Artificial intelligence (AI) has made its presence felt everywhere. You’d be hard pressed to name one industry where AI does not play a role in some way or the other.
It’s no wonder that the global AI market value is estimated to grow to $190.61 billion by 2025.
Writers, bloggers, and journalists are already using AI-driven tools like Conversion.ai, Peppertype.ai, Hyperwrite, and so on to improve their writing, catch errors, create first drafts, and avoid plagiarism. Some tools can also generate relatable short-form social media content.
But could AI take over content writing completely?
Let’s not be complacent. We never thought a small communication device that fits in our palm could become the center of our world either, did we?
The Internet appears to be divided over the question of whether AI will make content writers redundant.
- Some people firmly believe that advancements in AI technology will ensure that robots can write like humans but take far less time.
- Whereas others feel that AI will never be able to replicate a human’s creativity and originality.
How does AI writing software work?
AI writing software uses natural language generation (NLG) to generate written text from data. Basically, it processes data and transforms them into English sentences.
NLG is most effective when large amounts of data have to be analyzed to garner insights.
Check out this video for more information:
GPT-3: World’s largest neural network
In May 2020, OpenAI introduced GPT-3 or Generative Pre-Trained Transformer-3, a language model that has 175 billion parameters–making it the largest neural network in the world. Currently, the company is offering private beta access to GPT-3 upon request.
- What sets GPT-3 apart from other language models is that it has the capability to learn just like humans. It can use training data to help it learn new information.
- It can perform tasks like translation, answering questions, and fill in the blanks or cloze tasks.
- GPT-3 is also able to write news articles that are nearly indistinguishable from those written by humans. People were able to correctly identify text written by GPT-3 only 52% of the time!
Many businesses are using GPT-3’s capabilities to churn out content for them while they focus on other aspects.
Check out this blog post about GPT-3–written entirely by GPT-3!
GPT-3 may be the most advanced version developed so far and not accessible to everyone, but there are many AI writing assistants available at reasonable prices.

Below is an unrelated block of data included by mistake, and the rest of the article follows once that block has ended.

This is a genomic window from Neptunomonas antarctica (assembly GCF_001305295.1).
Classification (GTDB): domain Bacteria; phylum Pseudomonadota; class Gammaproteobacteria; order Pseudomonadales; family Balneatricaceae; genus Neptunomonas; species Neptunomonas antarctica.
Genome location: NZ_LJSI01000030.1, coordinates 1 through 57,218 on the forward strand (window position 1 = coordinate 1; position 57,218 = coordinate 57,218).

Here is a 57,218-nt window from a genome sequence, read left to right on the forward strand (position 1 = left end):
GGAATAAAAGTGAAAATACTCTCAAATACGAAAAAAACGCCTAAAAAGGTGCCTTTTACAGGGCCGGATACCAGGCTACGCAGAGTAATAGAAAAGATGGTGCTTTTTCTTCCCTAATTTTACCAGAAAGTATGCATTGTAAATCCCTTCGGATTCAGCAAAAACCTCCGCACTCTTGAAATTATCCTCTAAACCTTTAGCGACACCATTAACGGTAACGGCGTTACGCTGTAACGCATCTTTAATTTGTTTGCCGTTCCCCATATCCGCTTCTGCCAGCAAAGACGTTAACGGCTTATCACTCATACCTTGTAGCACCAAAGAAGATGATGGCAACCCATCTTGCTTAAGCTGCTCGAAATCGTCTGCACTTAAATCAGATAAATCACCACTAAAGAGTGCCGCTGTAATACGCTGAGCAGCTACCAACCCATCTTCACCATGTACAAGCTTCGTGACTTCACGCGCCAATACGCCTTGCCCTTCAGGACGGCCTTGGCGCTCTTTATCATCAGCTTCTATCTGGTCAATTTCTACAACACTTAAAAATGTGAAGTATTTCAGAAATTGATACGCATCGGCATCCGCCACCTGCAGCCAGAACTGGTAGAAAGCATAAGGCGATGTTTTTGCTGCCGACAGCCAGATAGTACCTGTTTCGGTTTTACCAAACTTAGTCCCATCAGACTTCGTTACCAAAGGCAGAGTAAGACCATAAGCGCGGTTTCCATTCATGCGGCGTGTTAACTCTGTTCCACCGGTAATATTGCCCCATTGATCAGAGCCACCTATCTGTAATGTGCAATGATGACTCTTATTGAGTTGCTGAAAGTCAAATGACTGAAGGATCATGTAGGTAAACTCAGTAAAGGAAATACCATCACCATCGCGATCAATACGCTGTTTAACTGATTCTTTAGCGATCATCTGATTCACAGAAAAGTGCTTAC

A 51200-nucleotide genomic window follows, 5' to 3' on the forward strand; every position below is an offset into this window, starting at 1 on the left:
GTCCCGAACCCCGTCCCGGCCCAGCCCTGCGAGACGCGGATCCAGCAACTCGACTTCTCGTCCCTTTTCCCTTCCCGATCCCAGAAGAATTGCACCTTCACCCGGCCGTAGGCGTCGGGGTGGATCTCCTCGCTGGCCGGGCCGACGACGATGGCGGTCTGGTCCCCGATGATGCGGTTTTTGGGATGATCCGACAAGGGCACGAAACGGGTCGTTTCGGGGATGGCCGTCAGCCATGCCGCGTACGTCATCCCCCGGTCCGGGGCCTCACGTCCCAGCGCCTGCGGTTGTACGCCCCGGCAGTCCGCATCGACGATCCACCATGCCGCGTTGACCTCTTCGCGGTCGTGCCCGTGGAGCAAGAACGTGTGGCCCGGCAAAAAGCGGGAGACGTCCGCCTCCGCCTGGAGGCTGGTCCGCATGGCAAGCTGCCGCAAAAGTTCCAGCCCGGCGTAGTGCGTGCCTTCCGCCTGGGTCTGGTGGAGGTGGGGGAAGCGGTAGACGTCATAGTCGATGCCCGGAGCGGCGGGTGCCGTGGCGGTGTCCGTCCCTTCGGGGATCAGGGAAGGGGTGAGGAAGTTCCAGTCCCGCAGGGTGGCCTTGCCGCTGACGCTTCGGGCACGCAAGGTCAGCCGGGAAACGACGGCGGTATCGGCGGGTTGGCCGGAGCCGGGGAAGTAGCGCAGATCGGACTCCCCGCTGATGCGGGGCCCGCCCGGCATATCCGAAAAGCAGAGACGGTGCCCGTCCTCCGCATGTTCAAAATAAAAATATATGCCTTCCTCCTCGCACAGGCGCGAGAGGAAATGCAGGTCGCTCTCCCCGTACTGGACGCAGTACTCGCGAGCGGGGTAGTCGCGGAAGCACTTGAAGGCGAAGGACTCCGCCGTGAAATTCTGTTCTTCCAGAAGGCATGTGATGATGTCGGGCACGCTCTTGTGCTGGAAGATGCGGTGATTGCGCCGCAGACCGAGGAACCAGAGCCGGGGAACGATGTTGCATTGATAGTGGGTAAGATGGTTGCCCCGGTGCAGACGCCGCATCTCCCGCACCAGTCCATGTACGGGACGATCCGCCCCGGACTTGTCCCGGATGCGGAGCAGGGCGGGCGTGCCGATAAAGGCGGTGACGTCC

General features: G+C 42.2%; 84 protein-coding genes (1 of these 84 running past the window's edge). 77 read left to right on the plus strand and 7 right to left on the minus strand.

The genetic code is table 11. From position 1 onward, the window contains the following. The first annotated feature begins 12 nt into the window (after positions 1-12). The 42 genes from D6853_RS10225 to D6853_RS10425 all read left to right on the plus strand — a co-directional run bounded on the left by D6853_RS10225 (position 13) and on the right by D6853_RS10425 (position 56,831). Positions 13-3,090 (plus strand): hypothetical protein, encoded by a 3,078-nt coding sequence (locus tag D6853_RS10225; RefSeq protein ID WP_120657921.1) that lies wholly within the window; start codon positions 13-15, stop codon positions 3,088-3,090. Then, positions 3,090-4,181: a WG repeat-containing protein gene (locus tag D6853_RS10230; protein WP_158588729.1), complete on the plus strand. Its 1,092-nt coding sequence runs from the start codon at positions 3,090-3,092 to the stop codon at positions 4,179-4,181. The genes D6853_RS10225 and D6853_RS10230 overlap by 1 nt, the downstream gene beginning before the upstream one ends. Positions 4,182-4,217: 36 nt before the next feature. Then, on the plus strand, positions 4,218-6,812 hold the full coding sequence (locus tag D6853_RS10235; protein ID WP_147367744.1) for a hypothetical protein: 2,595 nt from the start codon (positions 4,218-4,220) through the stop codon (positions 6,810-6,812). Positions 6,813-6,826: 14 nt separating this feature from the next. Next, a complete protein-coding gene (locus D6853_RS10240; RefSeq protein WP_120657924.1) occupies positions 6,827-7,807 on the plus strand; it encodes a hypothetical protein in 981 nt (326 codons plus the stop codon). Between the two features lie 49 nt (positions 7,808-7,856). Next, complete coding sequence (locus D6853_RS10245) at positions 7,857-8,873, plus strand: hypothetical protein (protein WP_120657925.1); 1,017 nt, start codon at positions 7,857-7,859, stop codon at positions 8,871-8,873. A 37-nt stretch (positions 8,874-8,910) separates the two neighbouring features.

Issues with AI writing tools
Content writers need not panic yet about becoming unemployed because AI writing tools cannot be trained on some factors that give content a human touch:
AI can write pretty good short-form content when fed with smart prompts. But it struggles to write coherent, valuable, and engaging long-form content because it is limited by its prompts. It lacks the ability to write in a flow or change thought streams while writing the way humans would.
Good writing involves changing the structure and length of the sentences and varying the words and phrases used. AI writers are currently unable to replicate this quality of human writers to bring variety into the text.
Until programmers figure out a way to train AI programs into developing creativity, AI writing tools will fall short of generating creative texts. Such tools are good at gathering facts and recognizing patterns, but they have not yet developed into an independently thinking entity. (Would it be good if they did?!)
Here’s something highly interesting I found on the SEMrush blog: Ray Kurzweil, an inventor and futurist, made a number of predictions in the 1990s.
- Many of them have come to pass, such as a computer beating the world’s best chess player.
- He also predicted that computers would play a significant role in classrooms and in speech-to-text software.
Some of Kurzweil’s predictions that are yet to come true:
a) By 2029, search engines will understand the meaning of a search enquiry instead of just relying on keywords.
b) By 2029, computers will pass the Turing Test i.e. they will have human-level intelligence.
Given the speed at which technology is advancing, it isn’t unlikely that these predictions will also come true.
Kurzweil isn’t afraid of AI enslaving humans. Instead, he is excited about people being able to expand their intelligence via machines.
While I don’t believe in the grim predictions that AI will replace content writers and leave us jobless, I do believe that in the future we will be working alongside writing robots.
Just like Grammarly did not wipe out the jobs of proofreaders, AI writing tools will not make content writers obsolete. However, we will have to adapt to a new working environment where humans and AI are partners, not competitors.
What do you think?
Bonus article for an in-depth look at GPT-3: